OpenRC handles this too. The specific implementation can differ across different services (since different services might have support for different ways of notifying), but to take OpenVPN as an example, the init script marks itself as “still starting” when it starts, and then a --up hook (line 84) fired from OpenVPN re-executes the init-script with IN_BACKGROUND=true (at which time the init-script exits success, indicating that OpenVPN is running; line 63).

Socket activation


Service monitoring

Is better accomplished by… monitoring.

You, the administrator, know what particular endpoints or methods need to be monitored to consider the service alive. For something like sshd this might be “connect to port 22 and verify you see an SSH banner”; for a web server this might be “make sure the certificate is valid and not expiring soon, and make sure these URIs return 200”. There are plenty of monitoring solutions out there for this. Monitoring the process is not sufficient.

systemd does not effectively ensure that your service stays running.

For a poorly-behaved daemon, attempting to monitor the state of the process tells you nothing. It may have crashed just after sending the “I’m alive” notification, or maybe the “send notifications to watchdog” thread is still running while the “accept() new connections” thread is deadlocked. I know this, because I have written software and then discovered bugs like these in it, as well as discovering bugs like these in a lot of other people’s software.

For a well-behaved daemon, attempting to monitor the state of the process is superfluous; the process had already successfully started up when it forked off, and if it does crash it will crash hard and the process will end (allowing it to be restarted automatically): sshd is one of these.

PID/process monitoring

Is great for well-behaved processes, but absolutely nothing new to systemd.

Of course, it doesn’t work for poorly-behaved processes. It won’t notice deadlocks, infinite loops, DoS, or anything else. To work around this, systemd tried to add notification, but it doesn’t help:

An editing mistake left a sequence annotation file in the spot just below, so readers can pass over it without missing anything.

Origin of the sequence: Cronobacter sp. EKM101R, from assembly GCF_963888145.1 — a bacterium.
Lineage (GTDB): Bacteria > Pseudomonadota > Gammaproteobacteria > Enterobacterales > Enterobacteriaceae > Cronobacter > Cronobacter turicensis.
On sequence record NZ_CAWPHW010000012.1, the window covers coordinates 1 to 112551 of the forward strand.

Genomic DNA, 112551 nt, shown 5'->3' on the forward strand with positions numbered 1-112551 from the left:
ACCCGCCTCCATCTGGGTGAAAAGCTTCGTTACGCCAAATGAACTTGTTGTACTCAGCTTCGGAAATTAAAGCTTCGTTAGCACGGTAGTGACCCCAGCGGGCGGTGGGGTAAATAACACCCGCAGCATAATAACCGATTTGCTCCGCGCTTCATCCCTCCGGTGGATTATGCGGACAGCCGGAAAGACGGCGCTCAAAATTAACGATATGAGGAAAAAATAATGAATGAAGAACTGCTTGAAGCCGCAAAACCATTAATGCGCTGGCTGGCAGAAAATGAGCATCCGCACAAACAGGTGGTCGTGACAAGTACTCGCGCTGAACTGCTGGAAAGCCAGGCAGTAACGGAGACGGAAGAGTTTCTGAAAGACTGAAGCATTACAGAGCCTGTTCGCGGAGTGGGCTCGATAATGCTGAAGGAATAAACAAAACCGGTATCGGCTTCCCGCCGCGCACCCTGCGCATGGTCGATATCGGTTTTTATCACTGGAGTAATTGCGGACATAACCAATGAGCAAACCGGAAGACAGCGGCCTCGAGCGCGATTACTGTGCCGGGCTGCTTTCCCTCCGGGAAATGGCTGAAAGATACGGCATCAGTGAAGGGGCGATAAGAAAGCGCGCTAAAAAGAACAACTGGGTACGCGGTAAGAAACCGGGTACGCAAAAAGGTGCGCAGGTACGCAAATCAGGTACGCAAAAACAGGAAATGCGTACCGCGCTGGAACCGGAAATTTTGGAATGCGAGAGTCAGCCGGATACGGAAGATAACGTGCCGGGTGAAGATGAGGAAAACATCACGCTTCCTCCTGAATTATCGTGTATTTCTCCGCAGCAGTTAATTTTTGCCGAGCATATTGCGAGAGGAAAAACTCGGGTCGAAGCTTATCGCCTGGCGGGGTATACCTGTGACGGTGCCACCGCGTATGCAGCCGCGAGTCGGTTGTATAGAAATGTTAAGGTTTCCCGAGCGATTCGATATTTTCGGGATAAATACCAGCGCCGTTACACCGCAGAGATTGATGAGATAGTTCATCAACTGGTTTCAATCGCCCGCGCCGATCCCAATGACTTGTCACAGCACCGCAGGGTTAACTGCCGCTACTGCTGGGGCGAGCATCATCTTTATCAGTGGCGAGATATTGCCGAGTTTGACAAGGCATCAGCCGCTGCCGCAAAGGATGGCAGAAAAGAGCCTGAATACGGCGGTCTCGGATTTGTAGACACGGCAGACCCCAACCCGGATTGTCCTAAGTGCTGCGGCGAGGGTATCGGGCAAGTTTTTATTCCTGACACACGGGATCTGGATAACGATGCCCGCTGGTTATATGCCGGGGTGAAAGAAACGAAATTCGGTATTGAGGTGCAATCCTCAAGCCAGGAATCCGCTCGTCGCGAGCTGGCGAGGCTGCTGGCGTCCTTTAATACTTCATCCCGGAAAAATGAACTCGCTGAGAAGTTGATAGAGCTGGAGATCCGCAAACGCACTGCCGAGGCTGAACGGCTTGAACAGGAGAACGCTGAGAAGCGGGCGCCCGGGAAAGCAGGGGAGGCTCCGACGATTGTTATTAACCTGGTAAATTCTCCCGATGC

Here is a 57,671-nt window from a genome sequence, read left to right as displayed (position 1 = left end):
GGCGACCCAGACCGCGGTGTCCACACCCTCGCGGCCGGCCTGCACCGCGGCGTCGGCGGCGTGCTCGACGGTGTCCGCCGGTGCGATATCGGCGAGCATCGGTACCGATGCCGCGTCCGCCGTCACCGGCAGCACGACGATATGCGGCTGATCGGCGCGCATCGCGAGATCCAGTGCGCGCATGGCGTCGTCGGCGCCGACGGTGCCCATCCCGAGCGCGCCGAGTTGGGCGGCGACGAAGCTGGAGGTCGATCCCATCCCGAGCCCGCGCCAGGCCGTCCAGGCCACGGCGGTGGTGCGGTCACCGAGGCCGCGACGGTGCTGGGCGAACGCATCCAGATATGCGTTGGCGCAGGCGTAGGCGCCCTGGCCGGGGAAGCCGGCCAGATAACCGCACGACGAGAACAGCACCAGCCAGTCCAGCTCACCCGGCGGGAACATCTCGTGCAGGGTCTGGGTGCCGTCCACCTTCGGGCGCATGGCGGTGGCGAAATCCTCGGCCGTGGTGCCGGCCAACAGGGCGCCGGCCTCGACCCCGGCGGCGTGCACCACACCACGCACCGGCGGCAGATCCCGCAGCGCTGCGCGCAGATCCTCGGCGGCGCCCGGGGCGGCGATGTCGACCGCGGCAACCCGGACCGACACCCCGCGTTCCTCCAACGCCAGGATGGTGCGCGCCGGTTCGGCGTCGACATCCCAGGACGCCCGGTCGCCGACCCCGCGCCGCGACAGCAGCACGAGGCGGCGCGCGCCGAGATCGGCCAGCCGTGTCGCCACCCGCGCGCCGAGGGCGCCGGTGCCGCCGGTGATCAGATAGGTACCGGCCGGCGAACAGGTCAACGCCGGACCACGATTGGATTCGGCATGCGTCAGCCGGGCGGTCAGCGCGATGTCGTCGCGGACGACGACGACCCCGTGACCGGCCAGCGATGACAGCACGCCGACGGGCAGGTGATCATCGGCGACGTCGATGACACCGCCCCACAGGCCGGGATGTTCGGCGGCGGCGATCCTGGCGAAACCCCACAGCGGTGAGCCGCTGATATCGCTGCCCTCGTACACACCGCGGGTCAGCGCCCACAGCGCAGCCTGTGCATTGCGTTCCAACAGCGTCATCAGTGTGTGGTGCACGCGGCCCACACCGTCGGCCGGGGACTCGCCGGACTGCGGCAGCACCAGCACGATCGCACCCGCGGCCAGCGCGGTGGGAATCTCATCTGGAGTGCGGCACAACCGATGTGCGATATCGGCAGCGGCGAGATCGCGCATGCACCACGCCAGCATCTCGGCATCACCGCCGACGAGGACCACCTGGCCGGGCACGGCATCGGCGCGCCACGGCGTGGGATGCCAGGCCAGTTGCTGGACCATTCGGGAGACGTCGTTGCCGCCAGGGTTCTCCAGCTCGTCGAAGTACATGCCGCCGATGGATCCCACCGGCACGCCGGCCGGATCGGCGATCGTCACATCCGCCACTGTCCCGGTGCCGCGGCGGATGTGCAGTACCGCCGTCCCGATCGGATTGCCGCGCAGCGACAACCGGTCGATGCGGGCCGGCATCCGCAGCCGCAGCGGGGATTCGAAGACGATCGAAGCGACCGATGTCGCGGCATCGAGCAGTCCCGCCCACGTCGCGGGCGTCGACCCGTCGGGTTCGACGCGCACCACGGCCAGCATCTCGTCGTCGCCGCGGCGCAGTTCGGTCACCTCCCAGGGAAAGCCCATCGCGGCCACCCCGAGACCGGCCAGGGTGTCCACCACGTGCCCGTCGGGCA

Service notification

Works great, until the service crashes just after sending the “I’m alive” notification, or the “send notifications to watchdog” thread is still running while the “accept() new connections” thread is deadlocked.

Liveness monitoring

Is the only way, and systemd doesn’t even do it.

Service restarting

Can be done so many different ways in sysvinit.

Seriously, how are you actually using this as an argument? Init is just running executables blindly! You can do whatever you want in them!

  • Write some janky shell script to monitor and restart!
  • Use any of the many other options which are older than systemd.
  • Fix the daemon to not crash in the first place!
  • Convert it to an inetd service!

Supports more things

No, it doesn’t. It’s true that it does more things itself and is therefore more complex, but this is a disadvantage.

Your init script can do whatever you want. Better yet, it usually does it using a language that you already know (shell script), instead of a domain-specific configuration file format which places limitations on what you can do.

  • You want to give something a private /tmp? You can use unshare etc. (or this functionality could have been introduced as its own dedicated command).
  • You want to strip capabilities from a process? You can use something like capsh.
  • You want to chroot? Use chroot.
  • You want bind mounts? Use mount --bind.
  • You want to add your own commands for a unit? You can’t even do that in systemd!


Ugh. Okay, systemd’s documentation is better than most distros had for their previous init-system, but that doesn’t mean it is good. Even finding out the meaning of some option in a config file can mean a trip through several different man pages (instead of a trip to the single man page for the involved command being used in a shell script…).

Dependency management

Oh boy, this is a big one. This is probably the single biggest piece of FUD I see about older init-systems. People say that it had no dependency management. Which is simply false! And obviously so! Without some kind of dependency management there’s no chance your systems would have ever booted.

The reality is that just about every init-system had dependency management built-in before systemd appeared. Usually, this was in the form of special comments in the init-script. I particularly like the way OpenRC does it, though. It’s quite akin to the types of dependencies in systemd, which just helps to show how not-novel systemd always has been.